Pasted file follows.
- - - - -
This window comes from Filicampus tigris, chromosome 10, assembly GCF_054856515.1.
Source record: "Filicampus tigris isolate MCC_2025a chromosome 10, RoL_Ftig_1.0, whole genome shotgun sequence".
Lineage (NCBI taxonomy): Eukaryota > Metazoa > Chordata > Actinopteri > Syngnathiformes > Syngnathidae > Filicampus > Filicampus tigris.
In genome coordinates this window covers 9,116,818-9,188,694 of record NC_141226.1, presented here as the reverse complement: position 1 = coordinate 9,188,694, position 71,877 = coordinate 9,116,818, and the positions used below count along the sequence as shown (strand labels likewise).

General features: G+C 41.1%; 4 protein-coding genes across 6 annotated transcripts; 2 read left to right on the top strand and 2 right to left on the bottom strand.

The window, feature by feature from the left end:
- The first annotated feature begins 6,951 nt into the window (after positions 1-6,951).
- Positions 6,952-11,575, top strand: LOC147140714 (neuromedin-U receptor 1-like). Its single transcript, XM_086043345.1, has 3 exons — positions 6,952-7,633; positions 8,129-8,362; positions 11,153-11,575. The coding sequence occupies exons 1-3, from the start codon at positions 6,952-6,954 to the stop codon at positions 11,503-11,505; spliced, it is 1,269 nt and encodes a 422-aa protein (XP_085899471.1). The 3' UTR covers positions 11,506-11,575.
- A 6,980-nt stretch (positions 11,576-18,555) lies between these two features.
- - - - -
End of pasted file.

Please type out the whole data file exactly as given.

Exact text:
This window comes from Filicampus tigris, chromosome 10, assembly GCF_054856515.1.
Source record: "Filicampus tigris isolate MCC_2025a chromosome 10, RoL_Ftig_1.0, whole genome shotgun sequence".
Lineage (NCBI taxonomy): Eukaryota > Metazoa > Chordata > Actinopteri > Syngnathiformes > Syngnathidae > Filicampus > Filicampus tigris.
In genome coordinates this window covers 9,116,818-9,188,694 of record NC_141226.1, presented here as the reverse complement: position 1 = coordinate 9,188,694, position 71,877 = coordinate 9,116,818, and the positions used below count along the sequence as shown (strand labels likewise).

General features: G+C 41.1%; 4 protein-coding genes across 6 annotated transcripts; 2 read left to right on the top strand and 2 right to left on the bottom strand.

The window, feature by feature from the left end:
- The first annotated feature begins 6,951 nt into the window (after positions 1-6,951).
- Positions 6,952-11,575, top strand: LOC147140714 (neuromedin-U receptor 1-like). Its single transcript, XM_086043345.1, has 3 exons — positions 6,952-7,633; positions 8,129-8,362; positions 11,153-11,575. The coding sequence occupies exons 1-3, from the start codon at positions 6,952-6,954 to the stop codon at positions 11,503-11,505; spliced, it is 1,269 nt and encodes a 422-aa protein (XP_085899471.1). The 3' UTR covers positions 11,506-11,575.
- A 6,980-nt stretch (positions 11,576-18,555) lies between these two features.